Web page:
- Swan, K. O., & Hofer, M. (2008). Technology and social studies. In L. S. Levstik & C. A. Tyson (Eds.), Handbook of research in social studies education (pp. 307-326). New York: Routledge.
- Tally, B. (2007). Digital technology and the end of social studies education. Theory and Research in Social Education, 35(2), 305-321.
- Thompson, A. D., Boyd, K., Clark, K., Colbert, J. A., Guan, S., Harris, J. B., & Kelly, M. A. (2008). TPCK action for teacher education: It’s about time! In AACTE Committee on Innovation and Technology (Eds.), Handbook of technological pedagogical content knowledge (TPCK) for educators. (pp. 289-300). New York: Routledge.
- Vygotsky, L.S. (1978). Mind in society: The development of higher psychological processes. Cambridge, MA: Harvard University Press.
- Whitworth, S. A., & Berson, M. J. (2003). Computer technology in the social studies: An examination of the effectiveness literature (1996-2001). Contemporary Issues in Technology and Teacher Education [Online serial], 2(4). Retrieved from http://www.citejournal.org/vol2/iss4/socialstudies/article1.cfm
- Designing with and for Technological Pedagogical Content Knowledge: The Evolution of GeoThentic
- Using e-Learning Technologies in Developing Remeditainment Products for the Treatment of Children with Central Auditory Processing Disorder (CAPD)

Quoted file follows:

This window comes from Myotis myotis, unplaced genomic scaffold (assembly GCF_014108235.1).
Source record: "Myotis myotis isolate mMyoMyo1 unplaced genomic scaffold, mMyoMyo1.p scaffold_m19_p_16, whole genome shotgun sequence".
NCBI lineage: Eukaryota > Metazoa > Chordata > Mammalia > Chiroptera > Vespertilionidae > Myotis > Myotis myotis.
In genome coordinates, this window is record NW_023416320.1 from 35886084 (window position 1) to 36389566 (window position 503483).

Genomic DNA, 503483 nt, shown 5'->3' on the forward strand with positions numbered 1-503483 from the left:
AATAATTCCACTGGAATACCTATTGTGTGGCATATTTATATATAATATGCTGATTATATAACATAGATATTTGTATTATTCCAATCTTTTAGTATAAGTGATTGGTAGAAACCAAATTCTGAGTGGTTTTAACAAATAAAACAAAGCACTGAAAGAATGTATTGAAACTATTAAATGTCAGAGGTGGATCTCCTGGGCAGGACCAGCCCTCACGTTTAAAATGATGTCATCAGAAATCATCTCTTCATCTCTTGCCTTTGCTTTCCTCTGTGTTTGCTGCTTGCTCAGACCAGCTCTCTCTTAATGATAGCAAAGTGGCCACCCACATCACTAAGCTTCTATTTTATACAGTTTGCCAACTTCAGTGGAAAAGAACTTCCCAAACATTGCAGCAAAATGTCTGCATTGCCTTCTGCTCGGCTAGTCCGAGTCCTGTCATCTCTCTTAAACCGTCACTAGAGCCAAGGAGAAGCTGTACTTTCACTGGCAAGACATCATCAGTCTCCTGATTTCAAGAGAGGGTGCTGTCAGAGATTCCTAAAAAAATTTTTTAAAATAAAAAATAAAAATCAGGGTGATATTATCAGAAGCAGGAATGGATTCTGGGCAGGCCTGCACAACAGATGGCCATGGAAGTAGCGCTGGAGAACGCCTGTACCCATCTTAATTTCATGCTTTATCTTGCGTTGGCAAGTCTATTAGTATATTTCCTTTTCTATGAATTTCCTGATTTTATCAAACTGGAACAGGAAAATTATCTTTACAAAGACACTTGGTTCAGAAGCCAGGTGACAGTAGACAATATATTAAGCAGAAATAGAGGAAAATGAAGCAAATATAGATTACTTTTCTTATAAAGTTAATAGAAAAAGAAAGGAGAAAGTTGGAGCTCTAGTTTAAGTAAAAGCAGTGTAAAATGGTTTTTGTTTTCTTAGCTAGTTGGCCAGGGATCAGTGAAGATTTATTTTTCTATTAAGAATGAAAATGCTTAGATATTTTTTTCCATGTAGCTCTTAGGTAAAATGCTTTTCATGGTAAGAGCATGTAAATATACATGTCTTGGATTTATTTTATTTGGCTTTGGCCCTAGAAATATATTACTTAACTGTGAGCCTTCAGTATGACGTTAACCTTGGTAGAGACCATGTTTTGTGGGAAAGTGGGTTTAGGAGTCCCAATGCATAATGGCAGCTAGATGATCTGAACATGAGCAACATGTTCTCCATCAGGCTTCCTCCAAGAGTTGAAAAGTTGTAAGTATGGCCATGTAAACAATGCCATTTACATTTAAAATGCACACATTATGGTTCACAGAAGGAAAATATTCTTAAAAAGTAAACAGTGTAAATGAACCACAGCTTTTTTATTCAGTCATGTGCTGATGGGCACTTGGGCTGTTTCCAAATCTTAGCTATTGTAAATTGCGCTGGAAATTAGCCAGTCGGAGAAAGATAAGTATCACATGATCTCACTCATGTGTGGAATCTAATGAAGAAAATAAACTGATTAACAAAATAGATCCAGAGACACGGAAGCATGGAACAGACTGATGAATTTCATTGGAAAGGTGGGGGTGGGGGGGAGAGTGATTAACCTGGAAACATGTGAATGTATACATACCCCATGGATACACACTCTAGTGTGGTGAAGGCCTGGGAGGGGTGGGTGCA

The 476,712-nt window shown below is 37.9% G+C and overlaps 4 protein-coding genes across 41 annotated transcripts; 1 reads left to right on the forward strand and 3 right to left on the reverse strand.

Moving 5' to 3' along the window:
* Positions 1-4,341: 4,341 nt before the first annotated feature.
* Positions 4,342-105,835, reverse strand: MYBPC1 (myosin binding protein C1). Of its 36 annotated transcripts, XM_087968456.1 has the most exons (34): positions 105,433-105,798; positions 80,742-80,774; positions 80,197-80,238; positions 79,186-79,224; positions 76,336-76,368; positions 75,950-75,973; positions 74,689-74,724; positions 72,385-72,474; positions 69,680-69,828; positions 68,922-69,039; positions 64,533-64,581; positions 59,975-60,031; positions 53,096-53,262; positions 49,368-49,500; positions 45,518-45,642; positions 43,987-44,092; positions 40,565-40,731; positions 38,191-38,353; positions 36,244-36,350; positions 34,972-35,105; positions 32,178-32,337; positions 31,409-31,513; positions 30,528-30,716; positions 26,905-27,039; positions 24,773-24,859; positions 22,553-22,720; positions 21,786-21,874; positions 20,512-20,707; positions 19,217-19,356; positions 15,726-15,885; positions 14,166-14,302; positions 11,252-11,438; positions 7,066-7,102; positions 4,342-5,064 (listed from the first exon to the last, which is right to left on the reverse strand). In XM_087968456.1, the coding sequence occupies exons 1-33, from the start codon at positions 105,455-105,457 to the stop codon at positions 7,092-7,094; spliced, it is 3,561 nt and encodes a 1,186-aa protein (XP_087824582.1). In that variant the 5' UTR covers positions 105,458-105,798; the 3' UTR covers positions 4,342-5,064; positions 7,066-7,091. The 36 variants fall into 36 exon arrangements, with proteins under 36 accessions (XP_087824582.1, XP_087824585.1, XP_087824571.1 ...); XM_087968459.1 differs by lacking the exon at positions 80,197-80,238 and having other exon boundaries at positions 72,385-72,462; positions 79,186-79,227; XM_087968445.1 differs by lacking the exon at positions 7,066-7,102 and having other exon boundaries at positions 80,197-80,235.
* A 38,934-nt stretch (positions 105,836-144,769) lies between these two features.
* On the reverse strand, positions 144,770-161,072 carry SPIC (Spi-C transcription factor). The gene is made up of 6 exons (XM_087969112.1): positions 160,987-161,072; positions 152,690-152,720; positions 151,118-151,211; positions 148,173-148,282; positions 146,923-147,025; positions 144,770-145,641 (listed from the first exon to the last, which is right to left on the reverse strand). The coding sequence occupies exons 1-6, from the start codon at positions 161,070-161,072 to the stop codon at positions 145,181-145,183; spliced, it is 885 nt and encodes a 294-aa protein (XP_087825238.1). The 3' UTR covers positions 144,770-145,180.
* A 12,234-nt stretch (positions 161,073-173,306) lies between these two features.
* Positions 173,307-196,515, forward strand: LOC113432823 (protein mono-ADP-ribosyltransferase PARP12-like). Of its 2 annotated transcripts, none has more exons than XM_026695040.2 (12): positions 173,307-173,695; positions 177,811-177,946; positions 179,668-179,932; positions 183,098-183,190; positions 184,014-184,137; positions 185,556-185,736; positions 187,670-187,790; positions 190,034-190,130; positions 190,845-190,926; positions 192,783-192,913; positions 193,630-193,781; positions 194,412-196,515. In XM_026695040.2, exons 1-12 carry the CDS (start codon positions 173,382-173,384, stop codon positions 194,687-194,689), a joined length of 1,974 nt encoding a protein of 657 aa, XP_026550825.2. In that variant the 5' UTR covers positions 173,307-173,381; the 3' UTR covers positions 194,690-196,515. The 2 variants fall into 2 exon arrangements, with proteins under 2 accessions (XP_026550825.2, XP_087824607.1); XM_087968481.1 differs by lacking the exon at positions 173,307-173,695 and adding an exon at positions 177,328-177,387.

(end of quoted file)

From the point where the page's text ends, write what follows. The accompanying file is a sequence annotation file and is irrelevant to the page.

- Post degree online course in Haematopathology and e-Learning: description of an innovative curriculum in e-Learning
- Podcasts in Higher Education: What Students Want, What They Really Need, and How This Might be Supported
- Using RSS in Collaborative Course Development
- Teaching for Success: Technology and Learning Styles in Preservice Teacher Education
- Reducing E-Learning Development Costs Using a Streamlined XML-based Approach
- Using Authentic Situations and Avatars to Build Knowledge in an E-Learning Environment
- Inspiring Learning and Teaching: Using e-tools to Facilitate Change
- Scenario making support in PBL
Comments & Discussion
Comment on the paper above. You must be registered to participate. Registration is free.